The authors respond

The authors would like to apologize to both the patient and her health care providers for any distress our actions may have caused. We apologize for publishing a case report in which the person described recognized herself, and for inadvertently presenting inaccurate information on the counseling re­ceived by the case. 

The description of the case was meant to highlight recent cases of listeriosis in pregnancy in BC, and increase the level of awareness of listeriosis, emphasizing the adverse consequences of exposure to high-risk foods. The risk of listeriosis in pregnancy can be minimized if certain precautions are taken. Pregnant women should be aware that, due to its high moisture content, the consumption of any soft cheese, whether pasteurized or not, can be a risk for listeriosis. Listeria are found in the environment throughout the world. Travelers should follow the same precautions they do at home, including washing raw produce with treated water and consuming produce that has been cooked or peeled. The purpose of the article was to re­mind health care providers of the precautions that can be used to counsel their pregnant clients to minimize the risk of infection. 

BCCDC and its partners are committed to ensuring client confidentiality and continuous quality improvement. We are currently in the process of reviewing the situation and will take steps to prevent a recurrence.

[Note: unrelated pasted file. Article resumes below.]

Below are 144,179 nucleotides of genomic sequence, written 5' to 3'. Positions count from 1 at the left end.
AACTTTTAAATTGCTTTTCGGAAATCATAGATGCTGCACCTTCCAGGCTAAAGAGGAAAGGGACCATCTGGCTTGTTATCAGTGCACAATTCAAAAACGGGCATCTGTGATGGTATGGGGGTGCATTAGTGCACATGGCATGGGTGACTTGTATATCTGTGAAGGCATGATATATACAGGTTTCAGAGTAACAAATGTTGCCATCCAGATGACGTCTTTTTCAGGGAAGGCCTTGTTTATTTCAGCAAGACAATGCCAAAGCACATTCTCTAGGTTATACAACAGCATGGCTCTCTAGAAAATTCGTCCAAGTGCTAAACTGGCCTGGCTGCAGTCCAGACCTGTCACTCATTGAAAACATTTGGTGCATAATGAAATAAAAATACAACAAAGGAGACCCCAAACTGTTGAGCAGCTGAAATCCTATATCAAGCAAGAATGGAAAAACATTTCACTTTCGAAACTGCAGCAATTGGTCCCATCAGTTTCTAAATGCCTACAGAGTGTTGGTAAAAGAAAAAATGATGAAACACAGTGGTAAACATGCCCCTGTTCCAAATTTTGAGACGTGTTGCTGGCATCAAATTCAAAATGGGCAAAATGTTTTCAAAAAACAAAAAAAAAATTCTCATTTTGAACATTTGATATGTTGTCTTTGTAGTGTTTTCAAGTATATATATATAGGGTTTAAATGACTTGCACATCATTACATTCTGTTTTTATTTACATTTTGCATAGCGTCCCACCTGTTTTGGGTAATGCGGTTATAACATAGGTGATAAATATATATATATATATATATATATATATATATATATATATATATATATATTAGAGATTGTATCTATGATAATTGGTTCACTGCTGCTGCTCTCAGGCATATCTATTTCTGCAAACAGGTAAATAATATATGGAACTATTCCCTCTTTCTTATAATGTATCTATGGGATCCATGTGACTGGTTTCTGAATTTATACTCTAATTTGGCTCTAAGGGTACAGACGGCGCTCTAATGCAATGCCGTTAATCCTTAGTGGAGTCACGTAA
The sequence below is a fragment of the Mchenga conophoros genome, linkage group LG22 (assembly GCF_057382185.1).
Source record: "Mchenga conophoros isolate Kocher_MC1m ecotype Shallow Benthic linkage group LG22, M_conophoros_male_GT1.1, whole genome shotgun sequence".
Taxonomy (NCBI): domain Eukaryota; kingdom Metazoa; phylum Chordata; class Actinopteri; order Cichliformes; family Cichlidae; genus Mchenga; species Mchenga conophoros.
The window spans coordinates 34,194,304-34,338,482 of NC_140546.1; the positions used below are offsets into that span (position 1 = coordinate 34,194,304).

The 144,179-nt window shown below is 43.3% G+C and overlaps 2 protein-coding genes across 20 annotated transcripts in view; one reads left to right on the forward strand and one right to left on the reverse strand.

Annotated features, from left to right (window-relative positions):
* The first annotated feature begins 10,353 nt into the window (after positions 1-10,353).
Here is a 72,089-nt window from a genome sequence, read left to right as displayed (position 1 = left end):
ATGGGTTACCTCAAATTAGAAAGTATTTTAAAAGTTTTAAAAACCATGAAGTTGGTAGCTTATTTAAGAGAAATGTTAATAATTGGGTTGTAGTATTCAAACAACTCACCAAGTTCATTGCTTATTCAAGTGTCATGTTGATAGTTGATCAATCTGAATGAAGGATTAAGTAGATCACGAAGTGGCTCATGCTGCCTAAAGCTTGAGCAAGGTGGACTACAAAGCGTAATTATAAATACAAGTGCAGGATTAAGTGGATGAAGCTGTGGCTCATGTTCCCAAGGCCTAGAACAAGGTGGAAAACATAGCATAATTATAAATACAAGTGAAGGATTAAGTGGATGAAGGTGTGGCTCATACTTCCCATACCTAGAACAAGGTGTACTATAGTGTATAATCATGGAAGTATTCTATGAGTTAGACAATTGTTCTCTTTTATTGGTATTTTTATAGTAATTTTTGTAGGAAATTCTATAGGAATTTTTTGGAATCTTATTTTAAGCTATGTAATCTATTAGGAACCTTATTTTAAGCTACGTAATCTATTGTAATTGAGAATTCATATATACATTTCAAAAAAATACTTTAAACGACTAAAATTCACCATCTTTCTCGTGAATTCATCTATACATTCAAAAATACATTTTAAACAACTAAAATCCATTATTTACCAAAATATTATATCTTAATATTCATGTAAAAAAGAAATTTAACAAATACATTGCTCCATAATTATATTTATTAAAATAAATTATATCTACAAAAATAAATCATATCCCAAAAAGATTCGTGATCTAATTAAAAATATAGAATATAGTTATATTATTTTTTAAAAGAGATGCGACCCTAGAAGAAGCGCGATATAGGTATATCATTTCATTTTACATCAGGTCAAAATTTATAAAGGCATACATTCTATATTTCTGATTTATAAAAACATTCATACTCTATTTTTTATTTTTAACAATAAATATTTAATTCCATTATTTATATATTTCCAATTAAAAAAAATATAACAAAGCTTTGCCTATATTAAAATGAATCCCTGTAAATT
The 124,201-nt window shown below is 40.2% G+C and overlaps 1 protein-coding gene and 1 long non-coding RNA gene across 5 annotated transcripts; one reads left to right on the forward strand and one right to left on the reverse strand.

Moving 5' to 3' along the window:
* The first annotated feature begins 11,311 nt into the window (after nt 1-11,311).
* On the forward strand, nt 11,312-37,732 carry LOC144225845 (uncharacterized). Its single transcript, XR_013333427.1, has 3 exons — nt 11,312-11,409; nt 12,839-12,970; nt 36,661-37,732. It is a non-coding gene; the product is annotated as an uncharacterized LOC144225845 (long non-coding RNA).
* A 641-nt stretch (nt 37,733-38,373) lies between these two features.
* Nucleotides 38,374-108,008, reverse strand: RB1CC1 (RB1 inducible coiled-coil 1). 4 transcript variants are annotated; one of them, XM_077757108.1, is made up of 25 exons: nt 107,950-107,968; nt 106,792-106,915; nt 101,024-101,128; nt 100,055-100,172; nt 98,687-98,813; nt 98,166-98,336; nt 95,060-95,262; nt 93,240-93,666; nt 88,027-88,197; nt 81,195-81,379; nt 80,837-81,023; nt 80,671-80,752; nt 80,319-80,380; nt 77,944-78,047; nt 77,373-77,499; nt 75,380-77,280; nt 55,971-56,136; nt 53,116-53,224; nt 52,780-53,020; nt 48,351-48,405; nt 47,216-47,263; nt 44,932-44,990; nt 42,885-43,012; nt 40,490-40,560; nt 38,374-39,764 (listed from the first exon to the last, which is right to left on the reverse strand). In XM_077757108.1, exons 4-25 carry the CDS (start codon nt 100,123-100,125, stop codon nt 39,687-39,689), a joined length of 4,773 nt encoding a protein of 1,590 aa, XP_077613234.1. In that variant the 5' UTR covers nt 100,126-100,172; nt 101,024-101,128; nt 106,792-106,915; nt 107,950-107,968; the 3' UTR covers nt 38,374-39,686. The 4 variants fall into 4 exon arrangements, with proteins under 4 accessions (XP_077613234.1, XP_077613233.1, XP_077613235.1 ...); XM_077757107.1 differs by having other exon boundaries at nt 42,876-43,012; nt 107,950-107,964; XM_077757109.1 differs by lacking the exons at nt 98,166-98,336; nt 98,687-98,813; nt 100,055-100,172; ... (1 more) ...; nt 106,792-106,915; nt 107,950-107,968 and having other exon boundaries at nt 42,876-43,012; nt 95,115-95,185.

—Eleni Galanis, MD 
—Marsha Taylor, MSc
—Olga Bitzikos, BASc 

The BCMJ is also working on implementing a patient consent process to prevent this in the future.—ED

Eleni Galanis, MD, MPH, FRCPC, Marsha Taylor, MSc,, Olga Bitzikos, BASc, CPHIC,. The authors respond. BCMJ, Vol. 50, No. 9, November, 2008, Page(s) 493 - Letters.

Above is the information needed to cite this article in your paper or presentation. The International Committee of Medical Journal Editors (ICMJE) recommends the following citation style, which is the now nearly universally accepted citation style for scientific papers:
Halpern SD, Ubel PA, Caplan AL, Marion DW, Palmer AM, Schiding JK, et al. Solid-organ transplantation in HIV-infected patients. N Engl J Med. 2002;347:284-7.

About the ICMJE and citation styles

The ICMJE is small group of editors of general medical journals who first met informally in Vancouver, British Columbia, in 1978 to establish guidelines for the format of manuscripts submitted to their journals. The group became known as the Vancouver Group. Its requirements for manuscripts, including formats for bibliographic references developed by the U.S. National Library of Medicine (NLM), were first published in 1979. The Vancouver Group expanded and evolved into the International Committee of Medical Journal Editors (ICMJE), which meets annually. The ICMJE created the Recommendations for the Conduct, Reporting, Editing, and Publication of Scholarly Work in Medical Journals to help authors and editors create and distribute accurate, clear, easily accessible reports of biomedical studies.

An alternate version of ICMJE style is to additionally list the month an issue number, but since most journals use continuous pagination, the shorter form provides sufficient information to locate the reference. The NLM now lists all authors.

BCMJ standard citation style is a slight modification of the ICMJE/NLM style, as follows:

  • Only the first three authors are listed, followed by "et al."
  • There is no period after the journal name.
  • Page numbers are not abbreviated.

For more information on the ICMJE Recommendations for the Conduct, Reporting, Editing, and Publication of Scholarly Work in Medical Journals, visit

BCMJ Guidelines for Authors

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